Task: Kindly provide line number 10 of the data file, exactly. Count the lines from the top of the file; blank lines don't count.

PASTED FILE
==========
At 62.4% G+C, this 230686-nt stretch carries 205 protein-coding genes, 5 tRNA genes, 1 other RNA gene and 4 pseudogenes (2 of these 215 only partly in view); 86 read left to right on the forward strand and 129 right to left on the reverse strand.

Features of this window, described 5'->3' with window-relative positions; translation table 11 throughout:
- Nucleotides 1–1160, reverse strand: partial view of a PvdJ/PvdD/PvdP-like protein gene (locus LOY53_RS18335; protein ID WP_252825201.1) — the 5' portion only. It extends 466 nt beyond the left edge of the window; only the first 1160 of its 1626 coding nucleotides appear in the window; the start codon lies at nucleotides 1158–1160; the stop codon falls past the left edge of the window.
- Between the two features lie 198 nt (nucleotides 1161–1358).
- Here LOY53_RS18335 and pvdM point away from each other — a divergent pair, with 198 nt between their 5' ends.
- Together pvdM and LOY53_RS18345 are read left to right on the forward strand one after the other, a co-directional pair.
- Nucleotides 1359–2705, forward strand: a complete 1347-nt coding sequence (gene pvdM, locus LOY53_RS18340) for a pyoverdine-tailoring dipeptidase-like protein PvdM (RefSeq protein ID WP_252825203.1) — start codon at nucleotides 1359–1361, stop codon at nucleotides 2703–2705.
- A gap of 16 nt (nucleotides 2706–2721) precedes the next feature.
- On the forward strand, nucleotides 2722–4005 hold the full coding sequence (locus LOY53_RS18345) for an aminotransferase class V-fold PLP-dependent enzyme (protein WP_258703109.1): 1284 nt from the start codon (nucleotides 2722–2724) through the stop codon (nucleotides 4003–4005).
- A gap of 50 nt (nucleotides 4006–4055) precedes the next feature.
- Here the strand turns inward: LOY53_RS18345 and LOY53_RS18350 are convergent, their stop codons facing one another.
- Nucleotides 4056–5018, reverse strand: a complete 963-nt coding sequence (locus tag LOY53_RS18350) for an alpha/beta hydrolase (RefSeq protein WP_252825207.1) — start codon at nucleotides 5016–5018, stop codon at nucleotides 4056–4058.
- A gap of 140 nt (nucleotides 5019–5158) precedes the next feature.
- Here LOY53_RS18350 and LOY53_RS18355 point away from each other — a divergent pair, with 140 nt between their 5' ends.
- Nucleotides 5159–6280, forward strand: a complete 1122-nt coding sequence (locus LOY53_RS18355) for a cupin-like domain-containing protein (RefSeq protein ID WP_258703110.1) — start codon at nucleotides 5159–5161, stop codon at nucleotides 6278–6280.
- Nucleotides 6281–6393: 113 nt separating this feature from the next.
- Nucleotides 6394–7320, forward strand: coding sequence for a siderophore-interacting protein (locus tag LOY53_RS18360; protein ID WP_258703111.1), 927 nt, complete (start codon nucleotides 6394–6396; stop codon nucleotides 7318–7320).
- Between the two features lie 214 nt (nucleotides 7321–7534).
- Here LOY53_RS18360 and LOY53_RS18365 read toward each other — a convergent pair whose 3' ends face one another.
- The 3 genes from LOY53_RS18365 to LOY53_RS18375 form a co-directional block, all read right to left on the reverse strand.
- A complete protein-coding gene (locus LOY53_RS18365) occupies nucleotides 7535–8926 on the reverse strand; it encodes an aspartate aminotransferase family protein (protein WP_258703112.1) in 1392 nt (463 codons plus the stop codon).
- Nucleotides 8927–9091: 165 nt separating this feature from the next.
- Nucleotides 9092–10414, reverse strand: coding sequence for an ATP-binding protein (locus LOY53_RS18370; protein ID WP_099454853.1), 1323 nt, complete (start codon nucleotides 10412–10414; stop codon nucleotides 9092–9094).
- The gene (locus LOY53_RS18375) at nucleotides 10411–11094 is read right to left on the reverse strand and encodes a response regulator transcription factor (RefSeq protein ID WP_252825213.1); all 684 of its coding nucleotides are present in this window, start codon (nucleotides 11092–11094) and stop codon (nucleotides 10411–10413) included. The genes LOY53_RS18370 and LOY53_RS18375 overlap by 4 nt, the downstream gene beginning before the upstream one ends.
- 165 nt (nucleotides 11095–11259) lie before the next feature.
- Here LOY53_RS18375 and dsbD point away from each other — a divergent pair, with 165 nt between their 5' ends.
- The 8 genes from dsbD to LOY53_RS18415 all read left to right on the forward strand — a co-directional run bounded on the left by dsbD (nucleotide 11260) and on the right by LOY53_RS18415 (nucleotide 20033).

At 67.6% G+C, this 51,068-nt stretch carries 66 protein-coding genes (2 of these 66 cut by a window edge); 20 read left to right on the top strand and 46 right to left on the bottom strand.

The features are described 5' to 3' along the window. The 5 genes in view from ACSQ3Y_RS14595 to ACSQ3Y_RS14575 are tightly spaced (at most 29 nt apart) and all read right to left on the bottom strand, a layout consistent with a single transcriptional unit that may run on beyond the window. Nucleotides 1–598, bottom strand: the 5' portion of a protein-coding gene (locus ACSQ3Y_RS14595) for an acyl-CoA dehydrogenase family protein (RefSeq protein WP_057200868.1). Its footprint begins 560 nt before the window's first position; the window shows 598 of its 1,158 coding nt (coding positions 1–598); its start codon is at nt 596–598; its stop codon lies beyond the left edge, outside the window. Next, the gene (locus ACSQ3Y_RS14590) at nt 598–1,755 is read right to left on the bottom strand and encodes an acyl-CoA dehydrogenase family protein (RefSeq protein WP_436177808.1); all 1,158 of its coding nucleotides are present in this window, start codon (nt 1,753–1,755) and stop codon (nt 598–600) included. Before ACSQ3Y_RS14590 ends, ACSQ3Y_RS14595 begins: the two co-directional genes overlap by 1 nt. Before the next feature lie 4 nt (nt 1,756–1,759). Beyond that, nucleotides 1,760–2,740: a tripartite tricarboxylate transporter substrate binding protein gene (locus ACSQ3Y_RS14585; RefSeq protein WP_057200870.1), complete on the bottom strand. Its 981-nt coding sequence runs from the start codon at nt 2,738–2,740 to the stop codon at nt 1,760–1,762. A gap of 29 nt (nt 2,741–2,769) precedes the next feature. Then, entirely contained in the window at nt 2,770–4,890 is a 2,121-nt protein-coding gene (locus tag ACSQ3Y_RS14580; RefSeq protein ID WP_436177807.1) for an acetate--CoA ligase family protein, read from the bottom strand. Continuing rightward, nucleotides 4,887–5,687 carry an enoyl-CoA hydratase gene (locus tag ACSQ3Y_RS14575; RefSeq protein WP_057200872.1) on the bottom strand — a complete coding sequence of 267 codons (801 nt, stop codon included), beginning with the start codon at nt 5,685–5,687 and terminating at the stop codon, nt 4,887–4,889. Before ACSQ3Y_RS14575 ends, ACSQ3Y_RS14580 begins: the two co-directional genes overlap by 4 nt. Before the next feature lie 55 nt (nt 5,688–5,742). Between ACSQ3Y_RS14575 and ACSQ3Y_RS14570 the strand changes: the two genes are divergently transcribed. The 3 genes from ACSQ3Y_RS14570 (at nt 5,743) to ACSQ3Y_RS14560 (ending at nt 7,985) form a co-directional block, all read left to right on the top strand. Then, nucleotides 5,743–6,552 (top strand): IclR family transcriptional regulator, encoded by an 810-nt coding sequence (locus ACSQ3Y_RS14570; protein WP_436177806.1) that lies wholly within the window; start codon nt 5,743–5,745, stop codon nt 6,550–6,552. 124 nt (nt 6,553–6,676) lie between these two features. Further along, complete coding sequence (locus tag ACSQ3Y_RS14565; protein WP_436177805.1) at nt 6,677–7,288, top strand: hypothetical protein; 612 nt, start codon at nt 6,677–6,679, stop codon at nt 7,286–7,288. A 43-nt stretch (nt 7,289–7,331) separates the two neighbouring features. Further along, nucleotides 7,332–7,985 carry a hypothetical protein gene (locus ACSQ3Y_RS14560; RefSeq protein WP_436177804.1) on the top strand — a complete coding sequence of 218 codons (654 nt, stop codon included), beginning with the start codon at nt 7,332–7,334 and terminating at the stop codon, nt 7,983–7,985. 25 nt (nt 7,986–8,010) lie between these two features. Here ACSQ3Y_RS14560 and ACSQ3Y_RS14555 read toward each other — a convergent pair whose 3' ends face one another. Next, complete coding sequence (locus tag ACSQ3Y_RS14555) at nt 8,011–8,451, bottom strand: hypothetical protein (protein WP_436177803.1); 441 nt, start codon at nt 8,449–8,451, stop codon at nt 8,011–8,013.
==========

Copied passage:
- A gap of 50 nt (nucleotides 4006–4055) precedes the next feature.